H Occasionally you go on it and play Doom or something [laughs].
Would you prefer to go back to a time like that? Do you think music produced back then was sort of more authentic, so to speak? You know, without the help of autotune and all that sh!t.
H No, I think everything is authentic. It was put out by the tools of the time; people use the tools of the time. It’s also very easy to be nostalgic and say that things were better, but things are just different now.
K Yea, when you had to pay for CDs, that’s awful isn’t it? [laughs]
Coming back to your statement about the internet earlier, and the current reality of unrestricted file-sharing on the Internet, what are your thoughts on like, music being shared freely online? Is it a big damper on your earnings?
H It is, yea. We’re already poor [laughs]. But I think it’s great in the sense that people can access your music quickly, and share it quickly, which means that you can win a fanbase overnight. So it’s great in that respect. But the only problem with that is that because everybody is now accessed in that way, you’re actually back in the same situation where people don’t have the time to check out every band.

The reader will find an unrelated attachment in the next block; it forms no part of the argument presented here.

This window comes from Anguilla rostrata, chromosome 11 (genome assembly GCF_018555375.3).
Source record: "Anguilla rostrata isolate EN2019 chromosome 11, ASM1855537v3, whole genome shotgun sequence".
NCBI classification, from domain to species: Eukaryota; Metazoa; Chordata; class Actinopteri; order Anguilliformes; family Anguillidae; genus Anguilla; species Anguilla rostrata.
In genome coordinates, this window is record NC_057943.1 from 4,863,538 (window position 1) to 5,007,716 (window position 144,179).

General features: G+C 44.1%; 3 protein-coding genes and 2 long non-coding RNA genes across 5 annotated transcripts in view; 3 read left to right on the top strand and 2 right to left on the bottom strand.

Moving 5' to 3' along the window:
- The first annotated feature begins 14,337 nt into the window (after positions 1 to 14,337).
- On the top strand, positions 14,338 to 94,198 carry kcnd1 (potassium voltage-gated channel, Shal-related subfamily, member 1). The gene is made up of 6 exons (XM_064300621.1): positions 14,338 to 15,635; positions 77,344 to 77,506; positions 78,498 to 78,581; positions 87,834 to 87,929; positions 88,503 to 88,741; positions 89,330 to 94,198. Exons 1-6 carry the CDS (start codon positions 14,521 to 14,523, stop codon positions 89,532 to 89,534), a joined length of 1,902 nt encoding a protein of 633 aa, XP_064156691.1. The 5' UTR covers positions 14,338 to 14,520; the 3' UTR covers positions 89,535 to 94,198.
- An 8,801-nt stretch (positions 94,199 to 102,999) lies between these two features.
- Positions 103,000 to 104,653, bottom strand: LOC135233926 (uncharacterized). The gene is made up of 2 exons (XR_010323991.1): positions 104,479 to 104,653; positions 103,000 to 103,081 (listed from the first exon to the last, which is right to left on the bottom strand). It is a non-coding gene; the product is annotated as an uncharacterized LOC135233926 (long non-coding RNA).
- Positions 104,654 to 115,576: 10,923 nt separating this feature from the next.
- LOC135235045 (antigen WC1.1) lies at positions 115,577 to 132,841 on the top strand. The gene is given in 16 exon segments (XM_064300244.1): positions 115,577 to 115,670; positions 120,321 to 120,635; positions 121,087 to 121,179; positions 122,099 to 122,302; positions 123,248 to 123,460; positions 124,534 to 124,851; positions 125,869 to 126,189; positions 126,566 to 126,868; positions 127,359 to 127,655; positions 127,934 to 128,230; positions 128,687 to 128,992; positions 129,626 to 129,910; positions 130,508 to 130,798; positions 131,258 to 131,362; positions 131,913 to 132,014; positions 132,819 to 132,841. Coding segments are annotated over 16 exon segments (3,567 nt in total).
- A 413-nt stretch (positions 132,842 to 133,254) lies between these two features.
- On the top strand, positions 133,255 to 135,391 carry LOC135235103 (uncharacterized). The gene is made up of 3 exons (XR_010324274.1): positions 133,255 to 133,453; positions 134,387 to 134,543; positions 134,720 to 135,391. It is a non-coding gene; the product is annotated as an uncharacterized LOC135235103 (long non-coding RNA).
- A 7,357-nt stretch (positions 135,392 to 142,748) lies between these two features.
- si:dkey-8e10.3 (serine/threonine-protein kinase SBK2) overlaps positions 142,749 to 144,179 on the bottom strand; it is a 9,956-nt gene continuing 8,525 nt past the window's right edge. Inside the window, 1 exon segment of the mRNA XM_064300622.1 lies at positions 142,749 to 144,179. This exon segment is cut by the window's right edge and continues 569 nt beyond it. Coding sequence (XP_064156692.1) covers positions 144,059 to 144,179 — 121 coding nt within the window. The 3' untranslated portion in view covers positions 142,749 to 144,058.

K It’s hard to get noticed.
H Yea, as compared to when you could go into a store and buy a CD. The whole monopoly of it, you know, of bigger bands having more money and a bigger campaign is very much in place. It’s just done through the Internet now, and there’s companies and sponsorship, and all sorts of stuff I don’t really quite know the details of that run the internet. So actually, the internet is very liberating. Most people on the internet are just fed stuff. You know, they go online and they’re told to look at this band, you know something pops up, maybe a new video, and they go “Oh, I quite like that!” and obviously they’re missing out on 50 other good bands that they could be seeing. It’s all advertising I guess.
So how is the band dealing with this? Does this mean that you guys have to do more gigs?
K Someone actually once said something, like 20 or 30 years ago, that people would tour after you make a record. You make a record, then you do a bit of touring to kinda promote it. Where as now it’s almost like you put out records so you can have a reason to tour. I don’t know if that’s necessarily true for us, because we love both as much as each other.
H Big names like The Killers and Kings of Leon, they tour quite a bit, in a way I think it’s because record sales don’t work anymore. They work quite hard to gauge how much impact you have on the public. I mean, you can go on YouTube to see how many views you have on your video, but really, you to go a gig and that’s the best test of if people like your record because you’ll want a lot of people there. If there’s no one there then your record isn’t good enough [laughs].
Could you tell us a little about your White Cross Revival parties? What inspired you to want to throw them?